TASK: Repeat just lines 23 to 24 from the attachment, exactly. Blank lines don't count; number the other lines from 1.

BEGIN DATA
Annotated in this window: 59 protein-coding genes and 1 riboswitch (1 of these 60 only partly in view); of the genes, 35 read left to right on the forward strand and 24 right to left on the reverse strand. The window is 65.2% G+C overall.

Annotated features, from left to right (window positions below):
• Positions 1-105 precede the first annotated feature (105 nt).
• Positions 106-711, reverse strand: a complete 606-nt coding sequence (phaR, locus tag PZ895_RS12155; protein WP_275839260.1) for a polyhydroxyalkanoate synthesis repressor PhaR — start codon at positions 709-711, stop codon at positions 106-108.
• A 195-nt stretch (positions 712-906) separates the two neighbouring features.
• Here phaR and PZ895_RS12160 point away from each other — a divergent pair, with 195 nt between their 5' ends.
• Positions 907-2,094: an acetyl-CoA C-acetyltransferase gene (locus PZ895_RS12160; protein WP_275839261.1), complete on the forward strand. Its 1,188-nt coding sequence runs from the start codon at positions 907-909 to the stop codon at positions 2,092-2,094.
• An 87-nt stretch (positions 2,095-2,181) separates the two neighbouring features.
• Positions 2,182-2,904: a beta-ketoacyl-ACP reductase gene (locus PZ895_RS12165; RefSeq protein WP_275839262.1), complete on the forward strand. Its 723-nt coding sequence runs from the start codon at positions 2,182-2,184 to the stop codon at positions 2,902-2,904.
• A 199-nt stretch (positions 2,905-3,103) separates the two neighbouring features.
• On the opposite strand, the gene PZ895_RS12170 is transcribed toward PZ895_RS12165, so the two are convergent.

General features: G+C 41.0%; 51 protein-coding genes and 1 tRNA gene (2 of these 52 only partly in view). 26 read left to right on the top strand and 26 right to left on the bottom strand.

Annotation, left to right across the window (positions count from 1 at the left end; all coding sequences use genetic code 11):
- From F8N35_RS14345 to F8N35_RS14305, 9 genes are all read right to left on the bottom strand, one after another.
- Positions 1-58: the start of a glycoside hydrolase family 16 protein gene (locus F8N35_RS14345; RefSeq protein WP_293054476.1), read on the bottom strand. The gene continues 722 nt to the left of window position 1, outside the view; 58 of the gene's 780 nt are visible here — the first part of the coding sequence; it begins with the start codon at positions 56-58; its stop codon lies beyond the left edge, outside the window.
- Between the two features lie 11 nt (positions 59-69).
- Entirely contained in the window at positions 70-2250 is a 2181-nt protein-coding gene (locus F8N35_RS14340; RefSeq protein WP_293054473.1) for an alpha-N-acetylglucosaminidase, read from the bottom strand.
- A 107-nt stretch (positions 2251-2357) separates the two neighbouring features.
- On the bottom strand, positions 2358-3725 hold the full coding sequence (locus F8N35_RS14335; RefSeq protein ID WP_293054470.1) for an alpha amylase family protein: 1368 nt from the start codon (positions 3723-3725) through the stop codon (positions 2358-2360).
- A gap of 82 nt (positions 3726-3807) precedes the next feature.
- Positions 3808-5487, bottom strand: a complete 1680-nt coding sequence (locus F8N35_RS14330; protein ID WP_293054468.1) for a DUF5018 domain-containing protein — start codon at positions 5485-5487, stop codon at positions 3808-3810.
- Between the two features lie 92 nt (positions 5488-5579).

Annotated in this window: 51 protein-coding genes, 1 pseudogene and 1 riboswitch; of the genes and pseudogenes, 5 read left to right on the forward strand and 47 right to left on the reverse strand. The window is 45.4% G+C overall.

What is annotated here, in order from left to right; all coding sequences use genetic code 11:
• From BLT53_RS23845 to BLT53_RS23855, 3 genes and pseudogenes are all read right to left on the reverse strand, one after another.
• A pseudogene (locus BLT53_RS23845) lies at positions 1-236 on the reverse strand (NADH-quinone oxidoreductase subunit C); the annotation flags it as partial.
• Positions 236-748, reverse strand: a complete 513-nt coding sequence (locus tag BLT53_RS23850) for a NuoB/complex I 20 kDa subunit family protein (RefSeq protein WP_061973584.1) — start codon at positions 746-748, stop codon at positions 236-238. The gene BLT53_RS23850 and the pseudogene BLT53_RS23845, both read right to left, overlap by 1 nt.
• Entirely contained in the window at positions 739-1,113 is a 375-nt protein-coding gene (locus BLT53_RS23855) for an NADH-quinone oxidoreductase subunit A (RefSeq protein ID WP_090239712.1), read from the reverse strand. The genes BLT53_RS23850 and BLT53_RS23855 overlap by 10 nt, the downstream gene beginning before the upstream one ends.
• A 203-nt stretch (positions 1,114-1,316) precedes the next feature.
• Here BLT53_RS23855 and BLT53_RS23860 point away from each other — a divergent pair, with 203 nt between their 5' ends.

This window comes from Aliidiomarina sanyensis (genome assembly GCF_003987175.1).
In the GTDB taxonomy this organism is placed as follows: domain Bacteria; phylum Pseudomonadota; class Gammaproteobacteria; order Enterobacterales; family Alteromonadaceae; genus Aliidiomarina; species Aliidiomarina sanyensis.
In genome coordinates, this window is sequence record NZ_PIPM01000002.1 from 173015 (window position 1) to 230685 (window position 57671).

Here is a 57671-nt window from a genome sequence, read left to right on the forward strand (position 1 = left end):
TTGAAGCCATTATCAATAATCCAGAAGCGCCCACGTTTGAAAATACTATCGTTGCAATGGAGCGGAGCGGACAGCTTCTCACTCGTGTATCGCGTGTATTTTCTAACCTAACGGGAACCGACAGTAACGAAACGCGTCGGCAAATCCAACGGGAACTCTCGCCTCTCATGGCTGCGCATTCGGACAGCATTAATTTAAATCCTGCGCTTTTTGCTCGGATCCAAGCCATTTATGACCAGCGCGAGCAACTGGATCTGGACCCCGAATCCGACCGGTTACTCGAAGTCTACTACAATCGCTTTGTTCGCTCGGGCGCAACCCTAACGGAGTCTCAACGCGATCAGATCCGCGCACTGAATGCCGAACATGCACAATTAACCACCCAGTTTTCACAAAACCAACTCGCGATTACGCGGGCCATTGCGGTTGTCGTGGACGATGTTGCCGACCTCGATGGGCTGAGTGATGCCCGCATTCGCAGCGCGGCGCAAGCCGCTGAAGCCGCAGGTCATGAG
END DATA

Annotated in this window: 51 protein-coding genes, 1 pseudogene and 1 riboswitch; of the genes and pseudogenes, 5 read left to right on the forward strand and 47 right to left on the reverse strand. The window is 45.4% G+C overall.

What is annotated here, in order from left to right; all coding sequences use genetic code 11: